DALTON -- Crane & Co. plans to eliminate approximately 55 jobs by the end of the year as part of a consolidation plan to rejuvenate the 211-year-old paper company's stationery business, Crane officials announced Wednesday.
The town's largest employer said the pending layoffs will gradually take effect until the consolidation is complete in early 2013.
Crane, which has supplied currency pap er to the U.S. gov ernment since 1879, plans to relocate its two stationery operations in Pittsfield and one in Dalton to its fourth stationery facility in North Adams.
Dalton officials said the news is a blow to the local economy.
"The 55 positions lost will have a significant impact on the town and Cen tral Berkshire," said Select Board Chair man John Boyle. "These are well-paying jobs not easily replaced."
Crane's stationery division employs 268 of the company's 850 workers in Berkshire County.
Crane said it will offer voluntary severance packages or other positions within the company to those likely affected by the downsizing. As of Friday, the displaced workers who want to stay with the company can apply for 20 positions being posted by Crane, company officials said.
Crane noted it already has moved its marketing and customer relations personnel from the Downing Industrial Park in Pittsfield to its stationery operations in the Hardman Industrial Park in North Adams.
The rest of the consolidation involves stationery distribution at Downing and stationery manufacturing in Dalton, both being relocated to North Adams.
Crane CEO Stephen P. DeFalco said the consolidation and layoffs are necessary to restructure the stationery operation in order to launch new products that will rejuvenate the Crane brand.
"The stationery market has changed substantially over the past five years," DeFalco said in a prepared statement. "The changes that we are making to our product and our operations will position the stationery division to be more competitive and relevant to today's consumer."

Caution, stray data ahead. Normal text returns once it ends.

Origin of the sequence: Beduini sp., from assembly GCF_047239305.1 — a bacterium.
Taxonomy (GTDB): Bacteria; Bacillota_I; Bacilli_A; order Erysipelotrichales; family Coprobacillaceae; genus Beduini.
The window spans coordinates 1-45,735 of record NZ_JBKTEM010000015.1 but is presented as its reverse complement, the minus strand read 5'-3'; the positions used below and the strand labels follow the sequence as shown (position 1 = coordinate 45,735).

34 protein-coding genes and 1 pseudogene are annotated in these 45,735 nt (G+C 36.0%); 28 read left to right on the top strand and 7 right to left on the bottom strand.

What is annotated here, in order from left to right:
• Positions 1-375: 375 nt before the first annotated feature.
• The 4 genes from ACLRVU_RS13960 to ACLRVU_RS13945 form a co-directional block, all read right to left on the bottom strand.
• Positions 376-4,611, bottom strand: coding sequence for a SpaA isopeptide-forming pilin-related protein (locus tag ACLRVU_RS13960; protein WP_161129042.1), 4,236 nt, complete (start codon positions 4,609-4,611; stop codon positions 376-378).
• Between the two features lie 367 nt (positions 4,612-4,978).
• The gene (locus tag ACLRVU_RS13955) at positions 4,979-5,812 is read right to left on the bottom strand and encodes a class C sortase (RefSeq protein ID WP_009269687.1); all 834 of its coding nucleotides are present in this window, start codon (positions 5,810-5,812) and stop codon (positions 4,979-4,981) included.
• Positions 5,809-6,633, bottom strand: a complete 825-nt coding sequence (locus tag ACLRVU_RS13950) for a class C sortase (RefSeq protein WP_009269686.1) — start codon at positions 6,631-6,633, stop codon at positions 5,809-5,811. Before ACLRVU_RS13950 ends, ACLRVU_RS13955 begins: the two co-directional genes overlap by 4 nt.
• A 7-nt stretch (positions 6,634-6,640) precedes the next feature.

In late 2009, Crane & Co. announced a plan to consolidate its stationery division at Downing Industrial Park in order to avoid layoffs.
In the spring of 2010, the Pittsfield City Council ap proved a $500,000 grant from the Pittsfield Economic Dev elopment Fund and a Tax Increment Finance agreement worth $280,000 in city tax breaks to help fund Crane's estimated $4 million to $5 million project. How ever, the company decided to scrap the consolidation plan, and the council rescinded its votes for the municipal financing package.
In addition to supplying currency paper to the U.S. Treasury, the seventh-generation family-owned business manufactures paper products for items that include personalized notes, wedding invitations, birth announcements, bank note security and industrial applications.
What: Crane & Co. plans to cut 55 positions in its stationery division and consolidate operations in North Adams.
When: Early 2013
Why: Restructuring to launch new products. Workers will be offered severence packages or other positions in the company.